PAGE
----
Which brings us to Greenlight Capital's David Einhorn (ok, so we did have a particular order for the puppet-masters pulling Tim Cook's strings). For those who don't remember him, Einhorn is the man who knows better than anybody how debt and an economic downturn can destroy an overleveraged company because he's the hedge fund manager who called the demise of Lehman Brothers.

Einhorn, you see, started Tim Cook down this Rube Goldberg-designed road when his frustration with Apple's "cash problem" led him to sue the company to get some of that problematic cash back to shareholders like himself. Aside from using the courts, he also offered his own brilliant, iPie-in-the-sky idea called "iPrefs" as an alternate solution to a crisis that nobody really knew was a crisis until Einhorn made it a Wall Street cause celebre.

At first Tim Cook ignored Einhorn, calling his crusade "a silly sideshow". Nevertheless, we can now safely say that Einhorn's lip-flapping created the butterfly effect that led to this week's bond sale.

And for the record, we here at the Dumbest Lab don't necessarily see debt as an evil thing on a balance sheet. We are well aware that debt makes things grow in a capitalist economy and it could turn out to be a grand slam of a move for Apple.

Still, the whole way that this particular debt deal unfolded puts us on edge, especially with the ashes of last credit bubble fresh still smoldering. Apple's CEO called not a single shot during the process. Rather than make decisions for himself, Tim Cook let the quartet of the IRS, Ben Bernanke, Goldman Sachs and David Einhorn wittingly or unwittingly make his choices for him.

In our opinion, that does not bode well for Apple's future. How can it?

You know what they say about too many Cooks in the kitchen.
4 of 5

Check Out Our Best Services for Investors

Action Alerts PLUS

Portfolio Manager Jim Cramer and Director of Research Jack Mohr reveal their investment tactics while giving advanced notice before every trade.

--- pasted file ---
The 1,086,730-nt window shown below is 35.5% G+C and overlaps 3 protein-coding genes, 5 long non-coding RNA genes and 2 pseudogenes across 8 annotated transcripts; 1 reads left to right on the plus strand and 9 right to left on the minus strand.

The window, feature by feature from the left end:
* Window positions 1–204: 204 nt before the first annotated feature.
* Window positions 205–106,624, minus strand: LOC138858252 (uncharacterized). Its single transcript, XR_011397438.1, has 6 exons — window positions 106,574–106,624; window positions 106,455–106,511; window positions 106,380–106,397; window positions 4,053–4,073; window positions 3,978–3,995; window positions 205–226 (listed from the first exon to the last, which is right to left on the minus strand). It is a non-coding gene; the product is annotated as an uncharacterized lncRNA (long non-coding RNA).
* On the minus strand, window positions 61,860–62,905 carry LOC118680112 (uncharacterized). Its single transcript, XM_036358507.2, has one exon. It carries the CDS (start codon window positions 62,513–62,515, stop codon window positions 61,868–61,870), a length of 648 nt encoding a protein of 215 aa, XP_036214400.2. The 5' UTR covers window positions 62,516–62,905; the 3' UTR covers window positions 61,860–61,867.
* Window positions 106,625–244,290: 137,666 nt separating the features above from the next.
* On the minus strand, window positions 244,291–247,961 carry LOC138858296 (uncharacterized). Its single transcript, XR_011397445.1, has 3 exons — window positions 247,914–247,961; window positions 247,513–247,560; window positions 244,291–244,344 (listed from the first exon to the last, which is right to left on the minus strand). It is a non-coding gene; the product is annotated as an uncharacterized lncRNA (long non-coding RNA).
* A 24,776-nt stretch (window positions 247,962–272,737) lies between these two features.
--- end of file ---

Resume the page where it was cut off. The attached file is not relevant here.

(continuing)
Product Features:
  • $2.5+ million portfolio
  • Large-cap and dividend focus
  • Intraday trade alerts from Cramer
Quant Ratings

Access the tool that DOMINATES the Russell 2000 and the S&P 500.

Product Features:
  • Buy, hold, or sell recommendations for over 4,300 stocks
  • Unlimited research reports on your favorite stocks
  • A custom stock screener
Stocks Under $10

David Peltier uncovers low dollar stocks with serious upside potential that are flying under Wall Street's radar.

Product Features:
  • Model portfolio
  • Stocks trading below $10
  • Intraday trade alerts
14-Days Free
Only $9.95
14-Days Free
Dividend Stock Advisor

David Peltier identifies the best of breed dividend stocks that will pay a reliable AND significant income stream.

Product Features:
  • Diversified model portfolio of dividend stocks
  • Updates with exact steps to take - BUY, HOLD, SELL
Trifecta Stocks

Every recommendation goes through 3 layers of intense scrutiny—quantitative, fundamental and technical analysis—to maximize profit potential and minimize risk.

Product Features:
  • Model Portfolio
  • Intra Day Trade alerts
  • Access to Quant Ratings
Real Money

More than 30 investing pros with skin in the game give you actionable insight and investment ideas.

Product Features:
  • Access to Jim Cramer's daily blog
  • Intraday commentary and news
  • Real-time trading forums
Only $49.95
14-Days Free
14-Days Free
AAPL $117.81 0.00%
CETV $2.19 0.00%
HEB $0.13 0.00%
HLF $57.98 0.00%
FB $105.45 0.00%


Chart of I:DJI
DOW 17,798.49 -14.90 -0.08%
S&P 500 2,090.11 +1.24 0.06%
NASDAQ 5,127.5250 +11.3820 0.22%

Free Reports

Top Rated Stocks Top Rated Funds Top Rated ETFs